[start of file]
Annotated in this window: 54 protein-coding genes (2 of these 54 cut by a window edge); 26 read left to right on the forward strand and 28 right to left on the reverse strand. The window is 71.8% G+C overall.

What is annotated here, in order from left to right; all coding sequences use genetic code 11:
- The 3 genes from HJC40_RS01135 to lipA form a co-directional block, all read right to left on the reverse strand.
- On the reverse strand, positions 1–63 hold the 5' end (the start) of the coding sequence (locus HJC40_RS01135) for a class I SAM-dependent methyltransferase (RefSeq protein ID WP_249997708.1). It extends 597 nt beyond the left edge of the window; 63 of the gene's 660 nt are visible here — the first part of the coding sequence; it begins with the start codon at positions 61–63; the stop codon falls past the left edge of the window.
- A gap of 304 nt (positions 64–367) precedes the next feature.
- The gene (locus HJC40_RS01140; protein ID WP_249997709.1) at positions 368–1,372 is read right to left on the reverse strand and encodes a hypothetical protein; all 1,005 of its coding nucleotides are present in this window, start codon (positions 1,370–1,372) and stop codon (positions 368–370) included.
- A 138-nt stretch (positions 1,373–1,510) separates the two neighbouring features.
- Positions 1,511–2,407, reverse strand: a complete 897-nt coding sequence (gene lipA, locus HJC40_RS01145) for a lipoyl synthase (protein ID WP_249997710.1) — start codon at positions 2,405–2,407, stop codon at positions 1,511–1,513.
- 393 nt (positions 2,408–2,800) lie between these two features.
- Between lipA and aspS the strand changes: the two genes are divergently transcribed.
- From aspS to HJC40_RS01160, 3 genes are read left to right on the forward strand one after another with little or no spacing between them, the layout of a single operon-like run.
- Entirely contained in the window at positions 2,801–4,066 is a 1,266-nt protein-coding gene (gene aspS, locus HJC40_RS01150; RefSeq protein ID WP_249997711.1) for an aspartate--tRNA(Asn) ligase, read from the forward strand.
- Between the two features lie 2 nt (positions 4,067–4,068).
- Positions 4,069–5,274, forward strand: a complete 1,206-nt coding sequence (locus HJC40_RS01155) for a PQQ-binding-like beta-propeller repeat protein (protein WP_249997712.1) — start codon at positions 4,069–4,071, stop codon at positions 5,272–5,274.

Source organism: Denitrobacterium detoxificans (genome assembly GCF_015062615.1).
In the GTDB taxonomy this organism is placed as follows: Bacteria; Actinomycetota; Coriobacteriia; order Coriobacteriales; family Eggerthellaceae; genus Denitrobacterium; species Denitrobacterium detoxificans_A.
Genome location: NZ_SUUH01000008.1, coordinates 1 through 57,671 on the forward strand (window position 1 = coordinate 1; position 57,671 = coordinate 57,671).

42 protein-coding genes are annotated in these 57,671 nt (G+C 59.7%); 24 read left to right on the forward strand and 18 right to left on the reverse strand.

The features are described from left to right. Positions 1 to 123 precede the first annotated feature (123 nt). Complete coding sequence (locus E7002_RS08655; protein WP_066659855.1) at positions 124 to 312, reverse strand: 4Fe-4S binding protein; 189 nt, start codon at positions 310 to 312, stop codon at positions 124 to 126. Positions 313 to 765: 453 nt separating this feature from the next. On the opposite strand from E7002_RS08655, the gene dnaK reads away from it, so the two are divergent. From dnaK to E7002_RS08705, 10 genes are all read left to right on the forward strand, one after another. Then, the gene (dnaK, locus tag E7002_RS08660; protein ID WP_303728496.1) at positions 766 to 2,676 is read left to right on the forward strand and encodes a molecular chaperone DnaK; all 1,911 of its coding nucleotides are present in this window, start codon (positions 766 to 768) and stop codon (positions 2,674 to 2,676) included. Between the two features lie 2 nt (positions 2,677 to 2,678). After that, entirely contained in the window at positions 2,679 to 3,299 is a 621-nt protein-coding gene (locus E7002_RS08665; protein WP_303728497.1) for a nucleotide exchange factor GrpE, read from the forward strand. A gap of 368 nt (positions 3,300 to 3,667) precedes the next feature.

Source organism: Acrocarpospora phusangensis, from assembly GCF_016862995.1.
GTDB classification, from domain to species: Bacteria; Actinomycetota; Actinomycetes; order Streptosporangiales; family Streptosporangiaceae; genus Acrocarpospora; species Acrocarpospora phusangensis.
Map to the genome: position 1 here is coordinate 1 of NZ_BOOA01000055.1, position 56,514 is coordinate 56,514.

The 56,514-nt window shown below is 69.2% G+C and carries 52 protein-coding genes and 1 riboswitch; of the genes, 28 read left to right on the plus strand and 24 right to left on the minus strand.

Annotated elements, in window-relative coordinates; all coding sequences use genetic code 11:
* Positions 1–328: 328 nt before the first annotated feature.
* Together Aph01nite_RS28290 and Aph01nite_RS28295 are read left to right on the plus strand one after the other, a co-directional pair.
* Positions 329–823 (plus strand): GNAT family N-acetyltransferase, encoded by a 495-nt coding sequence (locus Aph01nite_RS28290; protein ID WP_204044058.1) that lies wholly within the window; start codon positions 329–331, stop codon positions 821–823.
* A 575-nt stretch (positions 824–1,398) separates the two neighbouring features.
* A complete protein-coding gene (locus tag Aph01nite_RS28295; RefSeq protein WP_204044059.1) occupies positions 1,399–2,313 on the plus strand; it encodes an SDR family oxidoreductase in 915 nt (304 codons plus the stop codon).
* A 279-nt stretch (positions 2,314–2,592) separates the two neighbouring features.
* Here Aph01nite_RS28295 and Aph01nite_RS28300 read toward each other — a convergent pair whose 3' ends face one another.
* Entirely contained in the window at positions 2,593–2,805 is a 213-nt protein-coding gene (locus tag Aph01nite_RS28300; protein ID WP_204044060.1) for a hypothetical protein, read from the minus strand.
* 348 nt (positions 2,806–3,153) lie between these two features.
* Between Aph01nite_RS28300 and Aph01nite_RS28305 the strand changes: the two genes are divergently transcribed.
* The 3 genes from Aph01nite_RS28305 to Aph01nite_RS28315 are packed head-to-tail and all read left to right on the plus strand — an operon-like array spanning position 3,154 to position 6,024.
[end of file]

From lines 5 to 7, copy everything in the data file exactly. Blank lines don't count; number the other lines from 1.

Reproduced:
- A gap of 304 nt (positions 64–367) precedes the next feature.
- The gene (locus HJC40_RS01140; protein ID WP_249997709.1) at positions 368–1,372 is read right to left on the reverse strand and encodes a hypothetical protein; all 1,005 of its coding nucleotides are present in this window, start codon (positions 1,370–1,372) and stop codon (positions 368–370) included.
- A 138-nt stretch (positions 1,373–1,510) separates the two neighbouring features.